Templates are content-neutral. Thus, the issue.
Form should reflect and shape content, which is a design principle. Separating them produces content containers. Templates have no design value.
One of the fundamental principles of design is a deep and meaningful connection between form and content.
Designers may also be lazy. Mobile-first, generic, framework-driven development tends to ignore web page visual and contextual integrity.
How can we overcome this? How might expressive and avant-garde websites look today?
Rediscovering the past helps design the future.
'90s-era web design
At the University of the Arts Bremen's research and development group, I created my first website 23 years ago. Web design was trendy. Young web. Pages inspired me.
We struggled with HTML in the mid-1990s. Arial, Times, and Verdana were the only web-safe fonts. Anything exciting required table layouts, monospaced fonts, or GIFs. HTML was originally content-driven, thus we had to work against it to create a page.
Experimental typography was booming. Designers challenged the established quo from Jan Tschichold's Die Neue Typographie in the twenties to April Greiman's computer-driven layouts in the eighties. By the mid-1990s, an uncommon confluence of technological and cultural breakthroughs enabled radical graphic design. Irma Boom, David Carson, Paula Scher, Neville Brody, and others showed it.
Early web pages were dull compared to graphic design's aesthetic explosion. The Web Design Museum shows this.
Nobody knew how to conduct browser-based graphic design. Web page design was undefined. No standards. No CMS (nearly), CSS, JS, video, animation.
Now is as good a time as any to challenge the internet’s visual conformity.
Our imagination, not technology, restricts web design. We're too conformist to aesthetics, economics, and expectations.
Crisis generates opportunity. Challenge online visual conformity now. I'm too old and bourgeois to develop a radical, experimental, and cutting-edge website. I can ask my students.
I taught web design at the Potsdam Interface Design Programme in 2017. Each team has to redesign a website. Create expressive, inventive visual experiences on the browser. Create with contemporary web technologies. Avoid usability, readability, and flexibility concerns. Act. Ignore Erwartungskonformität.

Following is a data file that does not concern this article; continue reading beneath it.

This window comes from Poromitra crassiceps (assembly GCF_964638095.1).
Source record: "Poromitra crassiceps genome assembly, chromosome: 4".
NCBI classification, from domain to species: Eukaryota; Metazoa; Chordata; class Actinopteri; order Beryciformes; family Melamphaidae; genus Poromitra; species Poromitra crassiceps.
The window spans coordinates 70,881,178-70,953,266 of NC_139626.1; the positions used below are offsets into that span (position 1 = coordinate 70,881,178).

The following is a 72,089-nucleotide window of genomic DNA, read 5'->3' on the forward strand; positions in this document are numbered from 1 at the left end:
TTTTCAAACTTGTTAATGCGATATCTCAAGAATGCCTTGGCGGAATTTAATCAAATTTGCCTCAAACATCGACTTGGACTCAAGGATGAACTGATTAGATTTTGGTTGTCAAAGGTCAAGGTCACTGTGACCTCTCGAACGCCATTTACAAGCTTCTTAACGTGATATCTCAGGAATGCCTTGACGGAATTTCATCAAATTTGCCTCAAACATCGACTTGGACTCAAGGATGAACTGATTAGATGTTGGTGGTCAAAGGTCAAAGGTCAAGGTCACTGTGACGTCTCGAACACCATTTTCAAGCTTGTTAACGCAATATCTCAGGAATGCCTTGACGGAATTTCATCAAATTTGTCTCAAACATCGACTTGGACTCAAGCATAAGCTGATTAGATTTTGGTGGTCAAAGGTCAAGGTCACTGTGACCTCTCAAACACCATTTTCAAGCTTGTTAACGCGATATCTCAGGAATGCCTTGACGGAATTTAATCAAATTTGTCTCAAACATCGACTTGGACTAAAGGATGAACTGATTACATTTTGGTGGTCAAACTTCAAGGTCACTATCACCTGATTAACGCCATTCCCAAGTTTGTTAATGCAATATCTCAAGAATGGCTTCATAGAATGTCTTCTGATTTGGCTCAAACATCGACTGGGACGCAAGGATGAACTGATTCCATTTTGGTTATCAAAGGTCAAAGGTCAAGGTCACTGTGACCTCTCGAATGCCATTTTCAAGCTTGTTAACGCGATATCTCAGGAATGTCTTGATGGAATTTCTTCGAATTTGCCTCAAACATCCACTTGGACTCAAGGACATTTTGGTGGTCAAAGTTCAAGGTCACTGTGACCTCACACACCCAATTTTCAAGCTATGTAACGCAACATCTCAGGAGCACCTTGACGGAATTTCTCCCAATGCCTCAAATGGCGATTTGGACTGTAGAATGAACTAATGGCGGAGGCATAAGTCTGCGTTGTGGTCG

The class outcome pleased me. This overview page shows all results. Four diverse projects address the challenge.
1. ZKM by Frederic Haase and Jonas Köpfer
Frederic and Jonas began their experiments on the ZKM website. The ZKM is Germany's leading media art exhibition location, but its website remains conventional. It's useful but not avant-garde like the shows' art.
Frederic and Jonas designed the ZKM site's concept, aesthetic language, and technical configuration to reflect the museum's progressive approach. A generative design engine generates new layouts for each page load.
2. Streem by Daria Thies, Bela Kurek, and Lucas Vogel
Street art magazine Streem. It promotes new artists and societal topics. Streem includes artwork, painting, photography, design, writing, and journalism. Daria, Bela, and Lucas used these influences to develop a conceptual metropolis. They designed four neighborhoods to reflect magazine sections for their prototype. For a legible city, they use powerful illustrative styles and spatial typography.
3. Medium by Amelie Kirchmeyer and Fabian Schultz
Amelie and Fabian structured. Instead of developing a form for a tale, they dissolved a web page into semantic, syntactical, and statistical aspects. HTML's flexibility was their goal. They broke Medium posts into experimental typographic space.
4. Hacker News by Fabian Dinklage and Florian Zia
Florian and Fabian made Hacker News interactive. The social networking site aggregates computer science and IT news. Its voting and debate features are extensive despite its simple style. Fabian and Florian transformed the structure into a typographic timeline and network area. News and comments sequence and connect the visuals. To read Hacker News, they connected their design to the API. Hacker News makeover.
Communication is not legibility, said Carson. Apply this to web design today. Modern websites must be legible, usable, responsive, and accessible. They shouldn't limit its visual palette. Visual and human-centered design are not stereotypes.
I want radical, generative, evocative, insightful, adequate, content-specific, and intelligent site design. I want to rediscover web design experimentation. More surprises please. I hope the web will appear different in 23 years.
Update: this essay has sparked a lively discussion! I wrote a brief response to the debate's most common points: Creativity vs. Usability
1 year ago
Jack Dorsey's Meeting Best Practice was something I tried. It Performs Exceptionally Well in Consulting Engagements.
Yes, client meetings are difficult. Especially when I'm alone.
Clients must tell us their problems so we can help.
In-meeting challenges contribute nothing to our work. Consider this:
Clients are unprepared.
Clients are distracted.
Clients are confused.
Introducing Jack Dorsey's Google Doc approach
I endorse his approach to meetings.
Not Google Doc-related. Jack uses it for meetings.
This is what his meetings look like.
Prior to the meeting, the Chair creates the agenda, structure, and information using Google Doc.
Participants in the meeting would have 5-10 minutes to read the Google Doc.
They have 5-10 minutes to type their comments on the document.
In-depth discussion begins
There is elegance in simplicity. Here's how Jack's approach is fantastic.
Unprepared clients are given time to read.
During the meeting, they think and work on it.
They can see real-time remarks from others.
Three months ago, I fell for this strategy. After trying it with a client, I got good results.
I conducted social control experiments in a few client workshops.